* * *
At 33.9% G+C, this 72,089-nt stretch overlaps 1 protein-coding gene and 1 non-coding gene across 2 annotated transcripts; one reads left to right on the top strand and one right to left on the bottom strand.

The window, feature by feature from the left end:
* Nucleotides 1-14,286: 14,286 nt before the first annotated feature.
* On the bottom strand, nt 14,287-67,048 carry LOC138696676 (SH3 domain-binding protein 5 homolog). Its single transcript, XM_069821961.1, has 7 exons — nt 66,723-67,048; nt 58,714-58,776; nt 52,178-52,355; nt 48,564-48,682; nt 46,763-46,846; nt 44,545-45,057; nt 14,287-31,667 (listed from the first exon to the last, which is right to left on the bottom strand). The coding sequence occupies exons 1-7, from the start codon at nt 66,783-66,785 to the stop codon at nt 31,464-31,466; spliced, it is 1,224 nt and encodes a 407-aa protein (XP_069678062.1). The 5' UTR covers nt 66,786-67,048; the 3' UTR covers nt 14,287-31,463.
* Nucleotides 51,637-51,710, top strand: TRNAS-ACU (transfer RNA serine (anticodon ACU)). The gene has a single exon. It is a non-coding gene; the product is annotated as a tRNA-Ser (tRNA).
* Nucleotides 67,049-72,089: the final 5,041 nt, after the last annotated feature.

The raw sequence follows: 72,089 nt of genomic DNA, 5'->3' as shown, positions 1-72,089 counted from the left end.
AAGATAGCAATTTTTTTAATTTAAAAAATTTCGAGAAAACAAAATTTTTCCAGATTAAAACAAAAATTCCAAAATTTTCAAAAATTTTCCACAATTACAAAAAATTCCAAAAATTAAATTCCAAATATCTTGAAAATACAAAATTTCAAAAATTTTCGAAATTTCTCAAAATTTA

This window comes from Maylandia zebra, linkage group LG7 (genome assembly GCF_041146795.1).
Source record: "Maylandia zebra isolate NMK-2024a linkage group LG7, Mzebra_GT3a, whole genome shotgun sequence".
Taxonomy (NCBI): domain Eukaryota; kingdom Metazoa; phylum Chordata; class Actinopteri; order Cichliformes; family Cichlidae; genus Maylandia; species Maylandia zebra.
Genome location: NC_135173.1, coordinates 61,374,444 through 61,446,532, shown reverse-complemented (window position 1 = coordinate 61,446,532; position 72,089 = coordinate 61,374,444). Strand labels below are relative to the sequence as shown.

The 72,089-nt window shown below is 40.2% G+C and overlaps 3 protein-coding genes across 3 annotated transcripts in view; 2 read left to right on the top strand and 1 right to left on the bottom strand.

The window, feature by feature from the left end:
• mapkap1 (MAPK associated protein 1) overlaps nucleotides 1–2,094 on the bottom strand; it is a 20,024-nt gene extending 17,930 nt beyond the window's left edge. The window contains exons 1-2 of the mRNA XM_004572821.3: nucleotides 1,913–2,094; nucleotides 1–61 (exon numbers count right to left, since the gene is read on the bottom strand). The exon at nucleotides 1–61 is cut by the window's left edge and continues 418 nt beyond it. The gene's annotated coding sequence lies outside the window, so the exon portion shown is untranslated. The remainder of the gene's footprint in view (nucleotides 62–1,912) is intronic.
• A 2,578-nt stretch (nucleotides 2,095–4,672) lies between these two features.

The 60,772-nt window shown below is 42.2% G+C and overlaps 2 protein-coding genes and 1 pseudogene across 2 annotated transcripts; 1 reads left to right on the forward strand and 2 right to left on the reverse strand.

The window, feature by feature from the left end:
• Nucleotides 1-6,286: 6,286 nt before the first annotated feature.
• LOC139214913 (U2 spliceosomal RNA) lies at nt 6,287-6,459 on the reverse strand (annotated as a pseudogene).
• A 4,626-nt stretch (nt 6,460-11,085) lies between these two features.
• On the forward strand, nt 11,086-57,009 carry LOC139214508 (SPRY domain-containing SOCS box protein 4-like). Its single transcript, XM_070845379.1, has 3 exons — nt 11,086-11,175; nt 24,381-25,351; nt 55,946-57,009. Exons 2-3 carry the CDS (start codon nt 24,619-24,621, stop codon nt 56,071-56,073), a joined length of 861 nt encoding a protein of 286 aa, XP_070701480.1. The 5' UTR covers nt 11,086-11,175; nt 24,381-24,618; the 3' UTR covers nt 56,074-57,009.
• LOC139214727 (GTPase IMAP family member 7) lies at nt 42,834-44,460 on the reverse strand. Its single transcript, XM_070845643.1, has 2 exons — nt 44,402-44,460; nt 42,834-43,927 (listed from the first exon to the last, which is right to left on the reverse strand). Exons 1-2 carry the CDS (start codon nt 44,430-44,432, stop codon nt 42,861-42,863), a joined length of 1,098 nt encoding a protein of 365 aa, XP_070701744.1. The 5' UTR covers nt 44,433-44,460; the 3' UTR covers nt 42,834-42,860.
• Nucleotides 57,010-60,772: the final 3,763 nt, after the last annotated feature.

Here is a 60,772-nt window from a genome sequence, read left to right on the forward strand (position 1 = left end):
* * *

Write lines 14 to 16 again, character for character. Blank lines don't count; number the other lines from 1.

The window, feature by feature from the left end:
• mapkap1 (MAPK associated protein 1) overlaps nucleotides 1–2,094 on the bottom strand; it is a 20,024-nt gene extending 17,930 nt beyond the window's left edge. The window contains exons 1-2 of the mRNA XM_004572821.3: nucleotides 1,913–2,094; nucleotides 1–61 (exon numbers count right to left, since the gene is read on the bottom strand). The exon at nucleotides 1–61 is cut by the window's left edge and continues 418 nt beyond it. The gene's annotated coding sequence lies outside the window, so the exon portion shown is untranslated. The remainder of the gene's footprint in view (nucleotides 62–1,912) is intronic.
• A 2,578-nt stretch (nucleotides 2,095–4,672) lies between these two features.